The latest five minute news bulletin from BBC World Service.


FRI 07:06 Newsday (w172xv2v0m972jt)
Russia: polls open for three days of voting

With much of the opposition unable to stand, Putin's allies are expected to win easily.

Meanwhile there's some strong reaction to stories of Russian mercenaries being invited into Mali to fight Islamist extremists.

And we'll hear how scientists in Spain pretended to be Neanderthals to explore how they caught some of their food.


FRI 08:00 BBC News (w172xzjqscvt486)
The latest five minute news bulletin from BBC World Service.


FRI 08:06 HARDtalk (w3ct1n1q)
Naomi Campbell, supermodel and businesswoman

In an exclusive interview for the BBC’s 100 Women season, Zeinab Badawi speaks to supermodel Naomi Campbell.

(Photo: Naomi Campbell smiles at Zeinab Badawi)


FRI 08:30 BBC News Summary (w172xzkk73ghhjl)
The latest two minute news summary from BBC World Service.


FRI 08:32 Business Daily (w3ct1j0q)
The business of seed banks

Increasingly scientists are using genetic material from wild plants to make agricultural crops more resilient to climate change. To find out how, Rebecca Kesby heads to the Millennium Seed Bank for the Royal Botanic Gardens Kew, in the south of England. There she meets Dr Chris Cockel, one of their project coordinators. We also hear from Asmund Asdal of the Global Seed Vault, which is located in a mountain on the archipelago of Svalbaard, between mainland Norway and the North Pole. We speak to Dr Shivali Sharma, who is developing climate resistant varieties of pigeon pea, a staple crop in many parts of rural India. And Mohamed Lassad Ben Saleh, farmer in Tunisia, tells us how breeding crops that combine properties of indigenous wild varieties has improved the quality and yield of his crops.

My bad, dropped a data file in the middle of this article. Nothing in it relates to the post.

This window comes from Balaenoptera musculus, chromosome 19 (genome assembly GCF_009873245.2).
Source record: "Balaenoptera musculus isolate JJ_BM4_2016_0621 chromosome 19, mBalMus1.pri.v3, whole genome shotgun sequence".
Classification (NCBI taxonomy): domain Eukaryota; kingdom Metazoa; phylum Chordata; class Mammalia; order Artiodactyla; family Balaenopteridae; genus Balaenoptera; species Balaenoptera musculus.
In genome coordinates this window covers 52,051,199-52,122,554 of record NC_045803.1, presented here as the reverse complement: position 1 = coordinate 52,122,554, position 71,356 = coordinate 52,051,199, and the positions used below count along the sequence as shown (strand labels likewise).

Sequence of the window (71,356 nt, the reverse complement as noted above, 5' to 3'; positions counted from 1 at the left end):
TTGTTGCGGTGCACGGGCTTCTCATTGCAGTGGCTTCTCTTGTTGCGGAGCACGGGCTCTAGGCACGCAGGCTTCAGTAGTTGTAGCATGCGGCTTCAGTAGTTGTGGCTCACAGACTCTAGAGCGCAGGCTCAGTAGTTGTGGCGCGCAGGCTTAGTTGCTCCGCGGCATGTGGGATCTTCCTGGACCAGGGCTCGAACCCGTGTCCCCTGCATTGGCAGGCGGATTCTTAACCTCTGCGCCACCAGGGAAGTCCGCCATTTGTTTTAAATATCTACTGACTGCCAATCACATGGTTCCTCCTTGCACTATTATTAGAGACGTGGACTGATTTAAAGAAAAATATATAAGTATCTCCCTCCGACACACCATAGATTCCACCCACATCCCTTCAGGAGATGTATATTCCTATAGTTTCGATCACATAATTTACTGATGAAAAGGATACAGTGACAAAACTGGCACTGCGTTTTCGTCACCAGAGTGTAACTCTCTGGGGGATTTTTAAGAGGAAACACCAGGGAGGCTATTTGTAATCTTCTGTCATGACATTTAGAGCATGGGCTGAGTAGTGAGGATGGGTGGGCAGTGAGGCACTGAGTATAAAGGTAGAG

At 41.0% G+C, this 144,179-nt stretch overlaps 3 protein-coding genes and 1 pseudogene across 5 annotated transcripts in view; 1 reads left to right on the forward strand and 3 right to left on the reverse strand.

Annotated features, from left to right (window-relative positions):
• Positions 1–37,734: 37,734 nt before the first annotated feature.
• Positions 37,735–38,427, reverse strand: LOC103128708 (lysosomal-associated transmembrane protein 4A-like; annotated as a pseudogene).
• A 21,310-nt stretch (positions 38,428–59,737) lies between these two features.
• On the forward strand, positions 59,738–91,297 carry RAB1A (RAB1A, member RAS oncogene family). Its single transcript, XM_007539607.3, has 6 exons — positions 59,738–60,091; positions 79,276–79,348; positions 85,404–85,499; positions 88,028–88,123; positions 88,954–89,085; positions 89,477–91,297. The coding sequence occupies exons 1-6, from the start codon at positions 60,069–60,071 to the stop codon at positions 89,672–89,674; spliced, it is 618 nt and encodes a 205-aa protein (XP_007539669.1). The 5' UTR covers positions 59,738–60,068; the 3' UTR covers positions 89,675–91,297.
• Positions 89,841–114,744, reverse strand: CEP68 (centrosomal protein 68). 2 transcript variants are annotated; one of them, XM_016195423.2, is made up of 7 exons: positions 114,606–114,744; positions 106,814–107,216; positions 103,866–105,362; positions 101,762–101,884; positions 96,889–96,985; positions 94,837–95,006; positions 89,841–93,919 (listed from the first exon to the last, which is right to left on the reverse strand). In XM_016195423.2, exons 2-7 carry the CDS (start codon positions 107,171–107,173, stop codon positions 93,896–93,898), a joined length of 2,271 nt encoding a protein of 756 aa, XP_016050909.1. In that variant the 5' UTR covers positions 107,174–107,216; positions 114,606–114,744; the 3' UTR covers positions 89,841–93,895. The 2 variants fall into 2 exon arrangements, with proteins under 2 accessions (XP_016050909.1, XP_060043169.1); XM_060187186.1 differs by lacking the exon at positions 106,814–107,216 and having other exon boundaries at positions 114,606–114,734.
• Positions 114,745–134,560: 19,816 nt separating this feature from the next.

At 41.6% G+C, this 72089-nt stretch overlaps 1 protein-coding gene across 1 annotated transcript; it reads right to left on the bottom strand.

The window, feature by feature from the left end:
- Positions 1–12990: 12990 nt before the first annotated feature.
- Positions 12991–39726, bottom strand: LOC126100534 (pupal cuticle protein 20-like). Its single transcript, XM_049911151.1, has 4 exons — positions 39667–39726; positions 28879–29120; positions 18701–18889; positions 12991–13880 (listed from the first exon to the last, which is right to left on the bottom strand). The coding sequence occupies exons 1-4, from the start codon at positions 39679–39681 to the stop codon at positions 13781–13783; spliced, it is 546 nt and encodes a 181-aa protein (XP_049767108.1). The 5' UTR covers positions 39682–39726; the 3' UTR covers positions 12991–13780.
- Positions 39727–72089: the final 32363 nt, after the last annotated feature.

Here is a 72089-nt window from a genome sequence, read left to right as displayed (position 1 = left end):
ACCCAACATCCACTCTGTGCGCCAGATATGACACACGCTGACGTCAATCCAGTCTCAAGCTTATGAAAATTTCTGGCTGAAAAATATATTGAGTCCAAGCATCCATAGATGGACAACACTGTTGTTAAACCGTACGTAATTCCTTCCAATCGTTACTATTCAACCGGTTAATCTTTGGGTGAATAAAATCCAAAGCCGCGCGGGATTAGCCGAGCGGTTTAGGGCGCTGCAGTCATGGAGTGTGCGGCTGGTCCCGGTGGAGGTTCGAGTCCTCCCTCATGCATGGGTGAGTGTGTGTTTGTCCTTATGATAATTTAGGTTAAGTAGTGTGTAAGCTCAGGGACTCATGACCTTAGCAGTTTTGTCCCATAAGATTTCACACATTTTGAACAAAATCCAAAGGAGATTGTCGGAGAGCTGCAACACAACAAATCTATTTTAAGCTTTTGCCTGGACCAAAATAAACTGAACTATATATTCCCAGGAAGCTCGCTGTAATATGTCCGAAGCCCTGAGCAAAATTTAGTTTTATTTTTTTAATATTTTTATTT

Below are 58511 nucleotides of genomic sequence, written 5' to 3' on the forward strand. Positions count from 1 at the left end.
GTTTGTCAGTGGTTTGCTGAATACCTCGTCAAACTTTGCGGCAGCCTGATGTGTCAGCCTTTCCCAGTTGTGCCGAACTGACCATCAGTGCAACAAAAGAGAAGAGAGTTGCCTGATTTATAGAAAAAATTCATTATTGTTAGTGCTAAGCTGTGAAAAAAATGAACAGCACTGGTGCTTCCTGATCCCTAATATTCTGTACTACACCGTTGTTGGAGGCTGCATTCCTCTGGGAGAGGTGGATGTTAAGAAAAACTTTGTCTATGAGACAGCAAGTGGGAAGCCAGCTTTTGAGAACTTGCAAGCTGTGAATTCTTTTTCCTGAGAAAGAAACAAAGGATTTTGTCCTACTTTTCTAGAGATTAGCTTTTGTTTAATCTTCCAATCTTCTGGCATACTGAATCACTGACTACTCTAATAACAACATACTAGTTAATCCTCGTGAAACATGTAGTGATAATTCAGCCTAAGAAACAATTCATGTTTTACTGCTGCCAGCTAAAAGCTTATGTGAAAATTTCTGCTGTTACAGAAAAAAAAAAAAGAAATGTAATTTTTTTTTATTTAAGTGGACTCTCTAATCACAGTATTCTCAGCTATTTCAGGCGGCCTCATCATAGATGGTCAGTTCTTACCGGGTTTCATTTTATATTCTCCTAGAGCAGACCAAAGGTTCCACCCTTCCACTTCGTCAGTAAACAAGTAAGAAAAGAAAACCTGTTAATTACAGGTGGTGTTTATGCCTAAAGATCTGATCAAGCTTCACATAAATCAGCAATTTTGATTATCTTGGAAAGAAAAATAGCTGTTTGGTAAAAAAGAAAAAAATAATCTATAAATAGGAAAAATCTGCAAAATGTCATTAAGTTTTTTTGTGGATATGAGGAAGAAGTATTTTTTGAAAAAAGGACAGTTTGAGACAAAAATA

Producers: Clare Williamson and Benjie Guy

(Picture: a hand holding seeds. Credit: Getty Images.)


FRI 08:50 Witness History (w3ct1wz2)
The Peter Principle

In 1969 a satirical book, The Peter Principle, suggested that promotion led to incompetence. Written by a Canadian Professor of Education, Dr Laurence J. Peter and playwright Raymond Hull, the book was a parody of management theory but it's core message struck a chord with many. It became an instant classic, selling millions of copies around the world. We present a rare archive recording of Dr Peter, explaining his theory that “In a hierarchy every employee tends to rise to his level of incompetence".